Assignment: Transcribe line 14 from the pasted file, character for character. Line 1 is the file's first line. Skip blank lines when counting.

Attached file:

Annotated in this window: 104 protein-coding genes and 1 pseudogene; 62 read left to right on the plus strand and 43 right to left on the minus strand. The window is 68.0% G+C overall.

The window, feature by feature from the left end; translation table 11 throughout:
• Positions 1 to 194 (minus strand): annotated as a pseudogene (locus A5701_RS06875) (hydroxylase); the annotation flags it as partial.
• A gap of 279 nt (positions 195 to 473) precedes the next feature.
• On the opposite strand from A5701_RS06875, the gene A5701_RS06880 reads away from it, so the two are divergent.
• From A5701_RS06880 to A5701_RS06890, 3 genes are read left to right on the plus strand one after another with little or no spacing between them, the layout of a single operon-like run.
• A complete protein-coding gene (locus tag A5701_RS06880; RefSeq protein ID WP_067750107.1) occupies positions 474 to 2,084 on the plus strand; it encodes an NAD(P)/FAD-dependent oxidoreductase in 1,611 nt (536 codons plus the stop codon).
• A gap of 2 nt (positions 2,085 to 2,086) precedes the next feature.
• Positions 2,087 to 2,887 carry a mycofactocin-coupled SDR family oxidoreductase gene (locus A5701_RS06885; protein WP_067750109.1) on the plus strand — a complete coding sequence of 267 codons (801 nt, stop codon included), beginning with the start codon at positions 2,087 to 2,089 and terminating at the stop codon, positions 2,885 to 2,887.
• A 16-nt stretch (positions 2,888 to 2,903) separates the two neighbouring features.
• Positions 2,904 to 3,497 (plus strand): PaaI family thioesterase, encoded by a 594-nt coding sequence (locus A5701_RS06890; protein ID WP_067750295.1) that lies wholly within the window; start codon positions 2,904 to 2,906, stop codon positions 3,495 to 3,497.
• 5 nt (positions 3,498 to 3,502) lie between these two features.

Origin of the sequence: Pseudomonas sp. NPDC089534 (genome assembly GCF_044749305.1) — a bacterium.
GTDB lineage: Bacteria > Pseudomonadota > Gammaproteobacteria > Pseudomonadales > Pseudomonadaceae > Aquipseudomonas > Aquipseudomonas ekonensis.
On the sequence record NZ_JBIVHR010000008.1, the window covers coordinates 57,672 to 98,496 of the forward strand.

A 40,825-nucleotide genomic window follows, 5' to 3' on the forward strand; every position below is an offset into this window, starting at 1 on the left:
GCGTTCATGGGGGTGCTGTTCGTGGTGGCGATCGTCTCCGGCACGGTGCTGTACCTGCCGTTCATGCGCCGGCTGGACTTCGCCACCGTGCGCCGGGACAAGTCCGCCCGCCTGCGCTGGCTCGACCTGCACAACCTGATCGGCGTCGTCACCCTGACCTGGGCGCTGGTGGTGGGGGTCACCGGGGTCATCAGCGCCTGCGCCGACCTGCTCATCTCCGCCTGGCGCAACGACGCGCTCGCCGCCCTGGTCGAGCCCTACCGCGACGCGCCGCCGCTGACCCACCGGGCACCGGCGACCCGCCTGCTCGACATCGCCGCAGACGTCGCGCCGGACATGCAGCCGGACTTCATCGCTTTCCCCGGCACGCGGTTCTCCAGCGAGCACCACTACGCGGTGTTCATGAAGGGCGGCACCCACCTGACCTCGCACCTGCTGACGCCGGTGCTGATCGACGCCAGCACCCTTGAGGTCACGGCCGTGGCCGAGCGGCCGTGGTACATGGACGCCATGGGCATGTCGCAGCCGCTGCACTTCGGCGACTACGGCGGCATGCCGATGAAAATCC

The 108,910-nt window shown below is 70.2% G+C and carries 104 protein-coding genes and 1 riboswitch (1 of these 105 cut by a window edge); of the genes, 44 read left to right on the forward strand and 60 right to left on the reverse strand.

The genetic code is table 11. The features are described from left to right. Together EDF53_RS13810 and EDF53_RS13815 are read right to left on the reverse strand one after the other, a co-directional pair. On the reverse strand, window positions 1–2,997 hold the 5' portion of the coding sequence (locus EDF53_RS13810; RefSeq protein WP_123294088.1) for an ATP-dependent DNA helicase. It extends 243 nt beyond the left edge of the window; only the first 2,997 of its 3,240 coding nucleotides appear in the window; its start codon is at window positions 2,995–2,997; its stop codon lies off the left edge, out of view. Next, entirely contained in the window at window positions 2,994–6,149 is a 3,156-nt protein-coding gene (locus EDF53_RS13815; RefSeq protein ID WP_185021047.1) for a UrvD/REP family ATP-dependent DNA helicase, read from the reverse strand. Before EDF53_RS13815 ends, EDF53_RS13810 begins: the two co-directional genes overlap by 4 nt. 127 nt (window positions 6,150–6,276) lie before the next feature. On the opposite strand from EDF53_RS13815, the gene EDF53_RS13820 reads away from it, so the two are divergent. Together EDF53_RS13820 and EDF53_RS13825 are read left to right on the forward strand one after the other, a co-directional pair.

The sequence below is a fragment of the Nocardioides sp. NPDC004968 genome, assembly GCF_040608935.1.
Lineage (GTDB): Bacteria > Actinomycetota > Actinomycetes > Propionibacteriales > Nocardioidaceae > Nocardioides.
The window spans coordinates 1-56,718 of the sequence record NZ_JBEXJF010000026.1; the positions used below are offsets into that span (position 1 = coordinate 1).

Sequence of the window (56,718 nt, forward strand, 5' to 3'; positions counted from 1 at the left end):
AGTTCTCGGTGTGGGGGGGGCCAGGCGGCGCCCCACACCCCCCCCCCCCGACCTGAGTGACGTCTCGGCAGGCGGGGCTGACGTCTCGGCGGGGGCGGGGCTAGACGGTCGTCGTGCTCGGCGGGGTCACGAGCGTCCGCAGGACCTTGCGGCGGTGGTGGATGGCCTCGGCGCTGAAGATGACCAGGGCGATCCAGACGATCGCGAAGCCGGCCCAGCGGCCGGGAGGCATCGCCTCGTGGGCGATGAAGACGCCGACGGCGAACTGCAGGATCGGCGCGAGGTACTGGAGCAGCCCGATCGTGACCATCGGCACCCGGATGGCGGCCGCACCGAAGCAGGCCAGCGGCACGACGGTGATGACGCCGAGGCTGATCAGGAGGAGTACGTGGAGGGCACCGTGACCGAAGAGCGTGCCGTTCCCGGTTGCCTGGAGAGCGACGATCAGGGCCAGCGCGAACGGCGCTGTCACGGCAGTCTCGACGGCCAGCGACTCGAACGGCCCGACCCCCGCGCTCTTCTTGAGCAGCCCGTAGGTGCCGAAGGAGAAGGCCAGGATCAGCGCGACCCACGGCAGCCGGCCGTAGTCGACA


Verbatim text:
GTDB lineage: Bacteria > Pseudomonadota > Gammaproteobacteria > Pseudomonadales > Pseudomonadaceae > Aquipseudomonas > Aquipseudomonas ekonensis.